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August 22, 2006
New Security Plan Working?

After seeing violence in Baghdad and its environs escalate constantly during the first half of the year, the Bush administration and the Maliki government in Iraq scrambled to find a better security plan. Although not too many news outlets have reported this, the new plan appears to have had an effect (via Big Lizards):

Violence in Baghdad has declined in the past two weeks and all but ended in some formerly deadly neighborhoods, the U.S. military said in a cautiously upbeat report on Tuesday on a major security clampdown in the city. ...

Twenty-two raids in the past week against such groups in the capital had led to 37 arrests, Major General William Caldwell told a news conference. He presented statistics showing a 16 percent drop in the daily average of attacks in Baghdad since August 7, at 21 compared to 25 in the preceding two months.

"What we have seen in August is a downturn," Caldwell said, two weeks after beefed up U.S. forces and thousands of Iraqi troops and police launched a new phase of what Iraqi and U.S. leaders have called a make-or-break operation to pacify Baghdad.

In three particularly violent areas where intensive raids to root out militants have been completed this month, life was returning to normal and attacks were rare, Caldwell said -- a sentiment endorsed by a number of residents in the mainly Sunni areas of Ghazaliya and Amriya and the mixed district of Dora.

Two weeks is not much of a sample by which to extrapolate future performance. However, this does demonstrate that the US has finally applied force to the problem of the militias on both sides of the sectarian divide. Despite some initial griping from Nouri al-Maliki about the targeting of Moqtada al-Sadr's Mahdi Army -- Sadr is a political ally of Maliki -- the Iraqis appear pleased with the results.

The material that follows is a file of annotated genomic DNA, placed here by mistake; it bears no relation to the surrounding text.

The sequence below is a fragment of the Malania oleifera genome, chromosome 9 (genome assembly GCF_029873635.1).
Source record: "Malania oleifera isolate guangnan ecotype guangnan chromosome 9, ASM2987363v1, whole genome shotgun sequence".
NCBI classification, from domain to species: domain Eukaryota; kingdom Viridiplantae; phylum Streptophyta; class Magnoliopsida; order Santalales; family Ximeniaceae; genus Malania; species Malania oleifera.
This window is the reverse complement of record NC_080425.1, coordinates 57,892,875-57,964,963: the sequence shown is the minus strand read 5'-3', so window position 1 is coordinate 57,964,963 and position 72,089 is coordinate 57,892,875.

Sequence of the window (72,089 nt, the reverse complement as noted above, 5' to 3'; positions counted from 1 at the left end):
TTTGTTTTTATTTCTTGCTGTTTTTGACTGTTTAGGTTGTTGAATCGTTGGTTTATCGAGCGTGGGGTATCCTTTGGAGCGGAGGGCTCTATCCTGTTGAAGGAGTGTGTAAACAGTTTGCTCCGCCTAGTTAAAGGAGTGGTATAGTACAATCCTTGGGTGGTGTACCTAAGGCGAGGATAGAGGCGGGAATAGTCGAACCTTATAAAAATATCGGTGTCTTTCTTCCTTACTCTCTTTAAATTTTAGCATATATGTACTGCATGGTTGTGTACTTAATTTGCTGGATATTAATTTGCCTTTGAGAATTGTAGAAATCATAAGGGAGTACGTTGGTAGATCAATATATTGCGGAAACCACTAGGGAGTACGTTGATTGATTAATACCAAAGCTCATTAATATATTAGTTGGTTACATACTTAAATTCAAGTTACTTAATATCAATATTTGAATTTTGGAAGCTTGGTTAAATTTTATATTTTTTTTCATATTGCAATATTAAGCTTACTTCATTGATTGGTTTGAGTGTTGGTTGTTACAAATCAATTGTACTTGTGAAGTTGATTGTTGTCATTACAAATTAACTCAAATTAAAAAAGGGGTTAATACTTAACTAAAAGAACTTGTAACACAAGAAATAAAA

Over the past couple of weeks, supporters of the war in Iraq, including myself, wanted to see some strategic and tactical adaptation to the sectarian violence. Clearly the militias had adapted themselves to the security patterns of American and Iraqi forces and had plans to escalate the violence in the capital until we responded. The new security strategy that has seen more troop commitments, and more importantly, the resolve to address the militias, has made a positive difference, at least initially.

We cannot afford to lose Baghdad to sectarian militias; we have the means to prevail over them; all we need is the will to do so. For the last few months it appeared that the Bush administration had gotten so caught up in their efforts to show some troop drawdowns that the overall mission had gotten lost. Bush himself made it clear yesterday that he would not allow that to happen in the time remaining of his term, and these results appear to bear him out. Let's hope that we continue this renewed sense of mission and dispense with the petty politics.

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Posted by Ed Morrissey at August 22, 2006 6:43 PM

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» Working for peace in Iraq from everyone's a pundit
Captain Ed brings hopeful news just as I was starting to fear that rising violence would turn what many consider a de facto civil war into a full scale, declared conflict. He writes: Two weeks is not much of a sample by which to extrapolate future per... [Read More]

Tracked on August 22, 2006 8:44 PM

» Peaceful, Easy Baghdad Feeling? from Old War Dogs
Has anybody else heard anything about this before today? Or on any other news service besides what we used to call al-Reuters? Reuters reports that Baghdad has seen a marked decline in deadly violence in the past fortnight:Violence in Baghdad [Read More]

Tracked on August 22, 2006 9:22 PM


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